The recently approved farm laws aim at passing the benefits of free markets to farmers with adequate safeguards. The three laws intend to provide more options to farmers to sell their produce in addition to procurement at Minimum Support Price (MSP) and regular sales at regulated Agricultural Produce Market Committee (APMC) markets along with the assurance of agreed price if farmers opt for contract farming. They also present opportunities for traders to adjust their stocks so that they operate more efficiently to respond to market signals in line with the broader objective of ‘one-nation, one market’.
It is natural that some States have apprehensions about the new laws as the old ones, framed during the 1960s, gave a monopoly to traders in the APMC markets by banning all types of transactions outside such markets. The monopoly power of APMCs has created opportunities to exploit farmers by traders and commission agents. Over the last 50 years, vested interests have developed around the APMC markets mainly by traders, commission agents and even by governments by levying market fee, commission charges on farmers produce.
The APMCs are extracting surpluses from farmers in terms of higher market fee, commissions, cess and other charges, which cumulatively snatch over 5% of the value of the produce without any accountability to famers, especially in high-market fee States like Punjab, Haryana and western Uttar Pradesh.
Competitive APMC markets
With the new laws, farmers will have an additional option of selling outside the APMC markets with near-zero market fee. Resultantly, the APMC markets will lose their power to extract from farmers. Ultimately, if the APMC markets have to survive competition from private traders outside their markets, they have to reduce their market fee and become competitive.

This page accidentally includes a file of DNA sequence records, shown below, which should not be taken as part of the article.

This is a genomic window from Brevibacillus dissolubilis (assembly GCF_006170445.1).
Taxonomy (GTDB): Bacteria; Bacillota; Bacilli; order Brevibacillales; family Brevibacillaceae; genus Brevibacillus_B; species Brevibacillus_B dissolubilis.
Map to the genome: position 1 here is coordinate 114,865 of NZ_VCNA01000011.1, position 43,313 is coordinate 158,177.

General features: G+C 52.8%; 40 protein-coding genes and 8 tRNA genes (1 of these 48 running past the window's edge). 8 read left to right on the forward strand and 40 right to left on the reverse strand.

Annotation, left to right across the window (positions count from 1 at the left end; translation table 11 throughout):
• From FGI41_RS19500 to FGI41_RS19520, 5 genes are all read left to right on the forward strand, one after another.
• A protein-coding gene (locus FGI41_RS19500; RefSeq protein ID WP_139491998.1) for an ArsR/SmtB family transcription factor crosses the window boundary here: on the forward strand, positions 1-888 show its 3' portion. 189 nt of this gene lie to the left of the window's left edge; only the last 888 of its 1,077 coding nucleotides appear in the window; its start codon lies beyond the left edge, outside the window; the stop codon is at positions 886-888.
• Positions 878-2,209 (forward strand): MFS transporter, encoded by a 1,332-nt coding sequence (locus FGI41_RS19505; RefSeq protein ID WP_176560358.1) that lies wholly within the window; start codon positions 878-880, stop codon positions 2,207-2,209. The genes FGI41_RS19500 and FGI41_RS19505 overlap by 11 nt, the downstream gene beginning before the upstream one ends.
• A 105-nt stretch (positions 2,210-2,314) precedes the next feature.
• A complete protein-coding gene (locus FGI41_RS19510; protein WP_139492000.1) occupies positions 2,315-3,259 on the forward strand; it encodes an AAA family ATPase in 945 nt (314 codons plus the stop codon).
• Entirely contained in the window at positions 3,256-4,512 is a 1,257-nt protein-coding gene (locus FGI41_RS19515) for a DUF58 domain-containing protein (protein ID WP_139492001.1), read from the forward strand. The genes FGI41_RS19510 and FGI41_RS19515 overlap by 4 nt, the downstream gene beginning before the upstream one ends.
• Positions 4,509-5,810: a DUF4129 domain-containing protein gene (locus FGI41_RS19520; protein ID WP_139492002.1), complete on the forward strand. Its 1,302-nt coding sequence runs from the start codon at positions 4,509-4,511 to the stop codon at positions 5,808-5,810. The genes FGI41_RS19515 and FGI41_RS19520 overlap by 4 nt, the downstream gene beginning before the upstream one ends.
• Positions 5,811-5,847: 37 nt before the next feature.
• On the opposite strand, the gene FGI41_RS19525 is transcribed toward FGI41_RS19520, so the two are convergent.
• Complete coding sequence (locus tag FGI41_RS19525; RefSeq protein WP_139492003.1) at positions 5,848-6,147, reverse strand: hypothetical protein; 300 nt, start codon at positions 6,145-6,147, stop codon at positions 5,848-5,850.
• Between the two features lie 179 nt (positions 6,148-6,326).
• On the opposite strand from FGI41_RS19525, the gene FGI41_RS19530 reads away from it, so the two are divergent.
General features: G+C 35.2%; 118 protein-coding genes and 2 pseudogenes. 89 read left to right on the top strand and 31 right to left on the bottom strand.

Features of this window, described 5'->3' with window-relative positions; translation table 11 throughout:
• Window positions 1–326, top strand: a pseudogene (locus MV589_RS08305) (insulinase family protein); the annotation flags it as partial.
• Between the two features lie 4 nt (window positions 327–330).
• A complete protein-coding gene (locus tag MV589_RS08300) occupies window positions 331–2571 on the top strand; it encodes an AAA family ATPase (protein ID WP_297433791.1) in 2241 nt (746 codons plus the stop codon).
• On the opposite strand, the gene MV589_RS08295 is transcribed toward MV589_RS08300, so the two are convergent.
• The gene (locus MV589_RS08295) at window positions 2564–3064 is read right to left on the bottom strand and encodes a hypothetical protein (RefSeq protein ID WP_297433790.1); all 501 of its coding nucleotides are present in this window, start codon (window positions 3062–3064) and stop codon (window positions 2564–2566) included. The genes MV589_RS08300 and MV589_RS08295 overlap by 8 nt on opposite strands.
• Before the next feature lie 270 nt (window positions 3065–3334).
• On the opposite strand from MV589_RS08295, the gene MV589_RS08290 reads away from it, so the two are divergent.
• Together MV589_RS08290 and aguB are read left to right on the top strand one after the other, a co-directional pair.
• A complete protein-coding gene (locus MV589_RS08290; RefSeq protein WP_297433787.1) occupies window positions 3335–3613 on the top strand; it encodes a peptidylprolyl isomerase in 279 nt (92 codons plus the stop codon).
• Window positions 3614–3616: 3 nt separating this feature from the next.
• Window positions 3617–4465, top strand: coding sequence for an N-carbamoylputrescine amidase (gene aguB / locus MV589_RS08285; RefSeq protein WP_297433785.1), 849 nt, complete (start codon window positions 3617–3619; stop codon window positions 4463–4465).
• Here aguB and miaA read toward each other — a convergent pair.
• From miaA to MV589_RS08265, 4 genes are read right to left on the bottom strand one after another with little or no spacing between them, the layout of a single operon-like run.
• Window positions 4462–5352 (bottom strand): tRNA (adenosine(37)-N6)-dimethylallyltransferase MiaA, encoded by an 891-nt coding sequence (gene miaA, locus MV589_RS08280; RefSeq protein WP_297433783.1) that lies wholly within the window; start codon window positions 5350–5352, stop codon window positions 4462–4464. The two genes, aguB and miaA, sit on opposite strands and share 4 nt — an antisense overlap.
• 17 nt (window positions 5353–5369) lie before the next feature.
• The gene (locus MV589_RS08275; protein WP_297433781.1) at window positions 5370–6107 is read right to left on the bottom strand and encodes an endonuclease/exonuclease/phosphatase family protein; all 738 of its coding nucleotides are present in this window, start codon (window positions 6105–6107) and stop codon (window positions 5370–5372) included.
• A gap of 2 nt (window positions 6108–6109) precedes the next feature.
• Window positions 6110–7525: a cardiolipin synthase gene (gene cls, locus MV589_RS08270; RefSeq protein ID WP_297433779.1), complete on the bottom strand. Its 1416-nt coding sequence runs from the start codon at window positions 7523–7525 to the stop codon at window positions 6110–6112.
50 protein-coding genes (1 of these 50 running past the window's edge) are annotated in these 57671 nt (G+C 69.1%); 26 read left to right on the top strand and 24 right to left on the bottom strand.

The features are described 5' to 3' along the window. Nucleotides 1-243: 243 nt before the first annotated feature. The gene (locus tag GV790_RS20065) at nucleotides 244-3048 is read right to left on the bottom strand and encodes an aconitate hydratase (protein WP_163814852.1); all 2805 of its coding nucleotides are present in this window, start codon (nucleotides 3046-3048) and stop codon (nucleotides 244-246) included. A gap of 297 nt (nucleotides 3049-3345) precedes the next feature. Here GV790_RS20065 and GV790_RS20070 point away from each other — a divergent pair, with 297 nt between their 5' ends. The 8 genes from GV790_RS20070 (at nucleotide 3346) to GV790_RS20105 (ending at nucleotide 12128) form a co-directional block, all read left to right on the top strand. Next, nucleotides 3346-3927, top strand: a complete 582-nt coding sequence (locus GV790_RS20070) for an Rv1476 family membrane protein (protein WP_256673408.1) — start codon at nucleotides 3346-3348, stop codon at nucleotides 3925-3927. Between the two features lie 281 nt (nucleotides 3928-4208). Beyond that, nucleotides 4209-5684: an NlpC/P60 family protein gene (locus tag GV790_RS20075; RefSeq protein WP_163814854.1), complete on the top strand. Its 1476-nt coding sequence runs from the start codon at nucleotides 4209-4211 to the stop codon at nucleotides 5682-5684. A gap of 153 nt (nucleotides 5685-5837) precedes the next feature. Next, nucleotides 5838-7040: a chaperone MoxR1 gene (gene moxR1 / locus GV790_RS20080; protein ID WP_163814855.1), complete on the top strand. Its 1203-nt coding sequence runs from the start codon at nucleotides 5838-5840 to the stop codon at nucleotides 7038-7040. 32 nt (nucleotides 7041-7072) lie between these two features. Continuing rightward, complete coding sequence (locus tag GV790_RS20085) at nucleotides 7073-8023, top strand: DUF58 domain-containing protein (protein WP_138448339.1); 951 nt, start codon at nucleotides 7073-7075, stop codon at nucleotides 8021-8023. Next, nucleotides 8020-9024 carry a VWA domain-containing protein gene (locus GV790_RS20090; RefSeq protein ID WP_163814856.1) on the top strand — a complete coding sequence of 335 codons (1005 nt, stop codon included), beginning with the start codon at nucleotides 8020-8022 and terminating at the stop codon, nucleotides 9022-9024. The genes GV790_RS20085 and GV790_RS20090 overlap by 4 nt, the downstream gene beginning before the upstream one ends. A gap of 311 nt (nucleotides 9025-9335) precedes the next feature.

The fear among APMC markets and State governments in high-fee States like Punjab is understandable. For instance, more than 99% of the paddy and wheat produced in Punjab is procured at MSP through state agencies by levying more than 5% as market fee and the same is charged to the FCI. If private traders are free to procure on behalf of the FCI at competitive market fee, the fee may reduce to less than 1% and it will force State government agencies to reduce their market fee to retain market share.
However, the APMC market fee in some States like Madhya Pradesh, Andhra Pradesh, Maharashtra, Himachal Pradesh and Telangana is less than 2% and there will not be a need for reducing it with the new laws. Hence, there is no fear among existing traders and commission agents. Further, the existing traders operating within APMC markets are in a better position to compete with new traders from outside the APMC markets as they have the advantage of already available infrastructure like auction platform, bulk storage, cleaning and sorting facilities in addition to bulk market arrivals from known farmers.